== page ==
displayed in the window to be seen from the outside, as well as show work inside the gallery consisting of video and drawings.

More artists

Sara David is a second year BA Fine Art student at Central Saint Martins who I invited to send in a proposal as I was aware of her practice fitting our brief. Although she is an under-grad student, I think she makes strong and meaningful work, and following the exhibition she posted on Instagram how she had finally found a place for her work to exist.

Judy Hallgarten is on the Central Saint Martins MA Narrative environments and first got in touch saying that she would like to participate as an evaluator on the project. This was just brilliant as this is not an area Naira and I had previous experience in. Judy very patiently explained how evaluation works and helped us to determine our markers of success, whilst describing how this exercise can help with future funding bids.

Yifat Moskowitz-Shir is on the MA Performance Design and Practice course and proposed video work that fit well with the brief. At the end of the show, she came to us with tears in her eyes to say that she felt like she belonged.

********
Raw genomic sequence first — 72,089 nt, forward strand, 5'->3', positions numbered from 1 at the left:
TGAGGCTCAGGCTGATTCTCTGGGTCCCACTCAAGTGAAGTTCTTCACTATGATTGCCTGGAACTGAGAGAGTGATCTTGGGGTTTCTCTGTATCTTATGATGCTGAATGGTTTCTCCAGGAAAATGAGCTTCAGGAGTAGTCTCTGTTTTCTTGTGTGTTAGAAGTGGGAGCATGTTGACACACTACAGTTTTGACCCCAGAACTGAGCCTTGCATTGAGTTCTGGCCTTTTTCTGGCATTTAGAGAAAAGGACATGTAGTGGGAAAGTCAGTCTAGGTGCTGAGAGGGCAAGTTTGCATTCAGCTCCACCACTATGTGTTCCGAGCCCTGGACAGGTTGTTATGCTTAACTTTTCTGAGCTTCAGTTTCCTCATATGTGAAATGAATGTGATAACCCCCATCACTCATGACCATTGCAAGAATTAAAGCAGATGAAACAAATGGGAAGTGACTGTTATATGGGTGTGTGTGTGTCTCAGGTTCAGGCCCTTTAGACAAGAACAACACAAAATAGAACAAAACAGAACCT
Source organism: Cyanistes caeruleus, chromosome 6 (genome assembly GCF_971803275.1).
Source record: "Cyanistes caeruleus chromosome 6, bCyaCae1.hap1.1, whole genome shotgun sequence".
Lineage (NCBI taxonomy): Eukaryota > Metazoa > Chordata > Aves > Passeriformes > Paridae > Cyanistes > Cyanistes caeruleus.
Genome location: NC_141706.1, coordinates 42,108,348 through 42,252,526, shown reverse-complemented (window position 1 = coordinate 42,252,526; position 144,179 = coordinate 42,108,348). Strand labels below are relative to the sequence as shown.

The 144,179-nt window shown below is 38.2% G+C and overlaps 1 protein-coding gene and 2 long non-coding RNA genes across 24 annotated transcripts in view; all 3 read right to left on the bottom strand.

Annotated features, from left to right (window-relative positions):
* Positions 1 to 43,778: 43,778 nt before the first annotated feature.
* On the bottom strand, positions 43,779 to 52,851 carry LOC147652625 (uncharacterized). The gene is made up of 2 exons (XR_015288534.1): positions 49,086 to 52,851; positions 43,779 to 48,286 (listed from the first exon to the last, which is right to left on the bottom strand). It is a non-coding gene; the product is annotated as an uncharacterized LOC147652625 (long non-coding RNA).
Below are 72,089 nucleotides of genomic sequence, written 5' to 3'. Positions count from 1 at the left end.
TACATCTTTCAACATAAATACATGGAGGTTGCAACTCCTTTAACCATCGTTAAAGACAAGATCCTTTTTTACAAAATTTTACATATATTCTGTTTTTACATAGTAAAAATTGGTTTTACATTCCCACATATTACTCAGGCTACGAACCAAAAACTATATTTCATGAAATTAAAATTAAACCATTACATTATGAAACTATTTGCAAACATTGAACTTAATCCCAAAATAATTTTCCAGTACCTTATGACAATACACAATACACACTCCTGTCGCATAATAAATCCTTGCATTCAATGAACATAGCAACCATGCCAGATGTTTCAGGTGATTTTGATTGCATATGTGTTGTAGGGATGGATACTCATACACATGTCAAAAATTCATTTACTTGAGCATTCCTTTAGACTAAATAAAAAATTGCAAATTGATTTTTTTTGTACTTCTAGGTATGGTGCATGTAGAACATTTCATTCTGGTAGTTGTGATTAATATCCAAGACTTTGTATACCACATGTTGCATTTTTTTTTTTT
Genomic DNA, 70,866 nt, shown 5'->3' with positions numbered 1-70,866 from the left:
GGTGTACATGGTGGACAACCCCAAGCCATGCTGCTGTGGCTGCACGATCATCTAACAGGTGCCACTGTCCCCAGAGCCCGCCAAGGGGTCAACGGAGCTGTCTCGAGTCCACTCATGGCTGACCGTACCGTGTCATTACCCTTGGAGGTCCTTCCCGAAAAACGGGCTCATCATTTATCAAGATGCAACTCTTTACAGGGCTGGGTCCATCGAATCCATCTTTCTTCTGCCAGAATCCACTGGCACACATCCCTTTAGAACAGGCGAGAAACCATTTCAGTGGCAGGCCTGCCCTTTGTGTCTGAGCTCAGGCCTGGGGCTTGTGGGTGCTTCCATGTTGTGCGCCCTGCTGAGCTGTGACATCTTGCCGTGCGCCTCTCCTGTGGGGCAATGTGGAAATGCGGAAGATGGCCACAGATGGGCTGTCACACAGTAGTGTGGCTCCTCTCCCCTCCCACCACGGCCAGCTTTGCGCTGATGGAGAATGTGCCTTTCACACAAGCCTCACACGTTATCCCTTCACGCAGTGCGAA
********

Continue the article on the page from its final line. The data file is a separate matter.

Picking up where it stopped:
Janaki Mistry is a BA Fine Art student at Goldsmiths who we met at the Women of Colour Index reading group, who responded to our brief and exhibited a collage for the exhibition.

Unfortunately, we did not receive any interest from photographers/filmmakers which is a huge shame. We had to make do with just ourselves to take as many photos and videos throughout the event. I will look at the footage we have and see if I can edit it to produce a short film.

Raven Row is an amazing space. The size, the character, the layout, the location is all a dream. It is also a listed building and we had to have the utmost care and respect, we were unable to nail or drill into the walls, and this had to be taken into account when accepting work from artists.

We had only one day to install, but managed to do this with very few glitches. All the artists were very amenable and put in effort to make the show a success.

The meal

Initially, the plan was to have the meal first, followed by a reading and then time to view the art, however, it occurred to us that visitors may not feel particularly energetic after food and be inclined to leave, therefore we opened with the exhibition at 3pm and sat down to read Audre Lorde essay, The Uses of Anger, at 4.30pm. The cooking performance/meal took place between 6.00 and 8pm. This gave guests the opportunity to meet and chat and become familiar with the environment.